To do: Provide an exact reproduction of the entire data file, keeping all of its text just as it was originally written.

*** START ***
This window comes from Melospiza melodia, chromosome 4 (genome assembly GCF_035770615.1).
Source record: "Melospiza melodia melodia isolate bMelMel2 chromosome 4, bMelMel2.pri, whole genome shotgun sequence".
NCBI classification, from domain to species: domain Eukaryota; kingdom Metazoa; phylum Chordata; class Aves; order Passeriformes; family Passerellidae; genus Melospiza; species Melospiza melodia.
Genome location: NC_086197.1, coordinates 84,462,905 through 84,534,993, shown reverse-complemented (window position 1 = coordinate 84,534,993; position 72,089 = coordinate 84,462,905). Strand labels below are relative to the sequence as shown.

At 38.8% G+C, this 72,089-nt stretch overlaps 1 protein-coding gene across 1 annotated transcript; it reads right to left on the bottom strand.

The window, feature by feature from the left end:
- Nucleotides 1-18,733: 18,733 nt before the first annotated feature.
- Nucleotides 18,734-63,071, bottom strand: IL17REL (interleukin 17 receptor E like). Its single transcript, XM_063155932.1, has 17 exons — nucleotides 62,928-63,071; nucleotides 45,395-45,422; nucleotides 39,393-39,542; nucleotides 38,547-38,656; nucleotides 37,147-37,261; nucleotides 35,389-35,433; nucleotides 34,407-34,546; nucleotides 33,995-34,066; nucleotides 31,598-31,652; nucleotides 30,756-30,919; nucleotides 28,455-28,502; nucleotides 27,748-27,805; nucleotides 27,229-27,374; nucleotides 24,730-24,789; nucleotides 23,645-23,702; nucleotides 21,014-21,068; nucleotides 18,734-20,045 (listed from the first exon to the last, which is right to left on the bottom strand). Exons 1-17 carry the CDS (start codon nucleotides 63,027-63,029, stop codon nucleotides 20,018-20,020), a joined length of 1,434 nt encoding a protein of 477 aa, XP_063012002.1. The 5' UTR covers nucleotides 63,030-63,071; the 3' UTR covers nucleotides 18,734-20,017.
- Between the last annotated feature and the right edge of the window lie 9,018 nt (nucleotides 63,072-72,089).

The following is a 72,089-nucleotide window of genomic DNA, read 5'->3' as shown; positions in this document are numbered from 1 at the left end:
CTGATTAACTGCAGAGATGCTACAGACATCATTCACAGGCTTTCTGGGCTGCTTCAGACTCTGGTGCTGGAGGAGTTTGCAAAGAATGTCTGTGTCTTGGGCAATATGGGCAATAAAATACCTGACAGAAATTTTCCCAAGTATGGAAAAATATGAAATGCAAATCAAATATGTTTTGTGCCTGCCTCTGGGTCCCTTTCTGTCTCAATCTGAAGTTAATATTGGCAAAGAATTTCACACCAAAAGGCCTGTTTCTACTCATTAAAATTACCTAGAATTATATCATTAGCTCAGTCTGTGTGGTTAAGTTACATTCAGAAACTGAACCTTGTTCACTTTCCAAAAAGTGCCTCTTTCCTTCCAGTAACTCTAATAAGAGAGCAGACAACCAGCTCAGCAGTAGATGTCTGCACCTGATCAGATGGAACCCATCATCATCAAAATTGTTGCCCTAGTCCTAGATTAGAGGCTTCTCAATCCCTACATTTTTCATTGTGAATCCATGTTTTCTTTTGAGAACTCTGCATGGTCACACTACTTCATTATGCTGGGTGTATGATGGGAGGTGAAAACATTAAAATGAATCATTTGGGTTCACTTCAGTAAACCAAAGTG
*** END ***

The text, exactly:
This window comes from Melospiza melodia, chromosome 4 (genome assembly GCF_035770615.1).
Source record: "Melospiza melodia melodia isolate bMelMel2 chromosome 4, bMelMel2.pri, whole genome shotgun sequence".
NCBI classification, from domain to species: domain Eukaryota; kingdom Metazoa; phylum Chordata; class Aves; order Passeriformes; family Passerellidae; genus Melospiza; species Melospiza melodia.
Genome location: NC_086197.1, coordinates 84,462,905 through 84,534,993, shown reverse-complemented (window position 1 = coordinate 84,534,993; position 72,089 = coordinate 84,462,905). Strand labels below are relative to the sequence as shown.

At 38.8% G+C, this 72,089-nt stretch overlaps 1 protein-coding gene across 1 annotated transcript; it reads right to left on the bottom strand.

The window, feature by feature from the left end:
- Nucleotides 1-18,733: 18,733 nt before the first annotated feature.
- Nucleotides 18,734-63,071, bottom strand: IL17REL (interleukin 17 receptor E like). Its single transcript, XM_063155932.1, has 17 exons — nucleotides 62,928-63,071; nucleotides 45,395-45,422; nucleotides 39,393-39,542; nucleotides 38,547-38,656; nucleotides 37,147-37,261; nucleotides 35,389-35,433; nucleotides 34,407-34,546; nucleotides 33,995-34,066; nucleotides 31,598-31,652; nucleotides 30,756-30,919; nucleotides 28,455-28,502; nucleotides 27,748-27,805; nucleotides 27,229-27,374; nucleotides 24,730-24,789; nucleotides 23,645-23,702; nucleotides 21,014-21,068; nucleotides 18,734-20,045 (listed from the first exon to the last, which is right to left on the bottom strand). Exons 1-17 carry the CDS (start codon nucleotides 63,027-63,029, stop codon nucleotides 20,018-20,020), a joined length of 1,434 nt encoding a protein of 477 aa, XP_063012002.1. The 5' UTR covers nucleotides 63,030-63,071; the 3' UTR covers nucleotides 18,734-20,017.
- Between the last annotated feature and the right edge of the window lie 9,018 nt (nucleotides 63,072-72,089).

The following is a 72,089-nucleotide window of genomic DNA, read 5'->3' as shown; positions in this document are numbered from 1 at the left end:
CTGATTAACTGCAGAGATGCTACAGACATCATTCACAGGCTTTCTGGGCTGCTTCAGACTCTGGTGCTGGAGGAGTTTGCAAAGAATGTCTGTGTCTTGGGCAATATGGGCAATAAAATACCTGACAGAAATTTTCCCAAGTATGGAAAAATATGAAATGCAAATCAAATATGTTTTGTGCCTGCCTCTGGGTCCCTTTCTGTCTCAATCTGAAGTTAATATTGGCAAAGAATTTCACACCAAAAGGCCTGTTTCTACTCATTAAAATTACCTAGAATTATATCATTAGCTCAGTCTGTGTGGTTAAGTTACATTCAGAAACTGAACCTTGTTCACTTTCCAAAAAGTGCCTCTTTCCTTCCAGTAACTCTAATAAGAGAGCAGACAACCAGCTCAGCAGTAGATGTCTGCACCTGATCAGATGGAACCCATCATCATCAAAATTGTTGCCCTAGTCCTAGATTAGAGGCTTCTCAATCCCTACATTTTTCATTGTGAATCCATGTTTTCTTTTGAGAACTCTGCATGGTCACACTACTTCATTATGCTGGGTGTATGATGGGAGGTGAAAACATTAAAATGAATCATTTGGGTTCACTTCAGTAAACCAAAGTG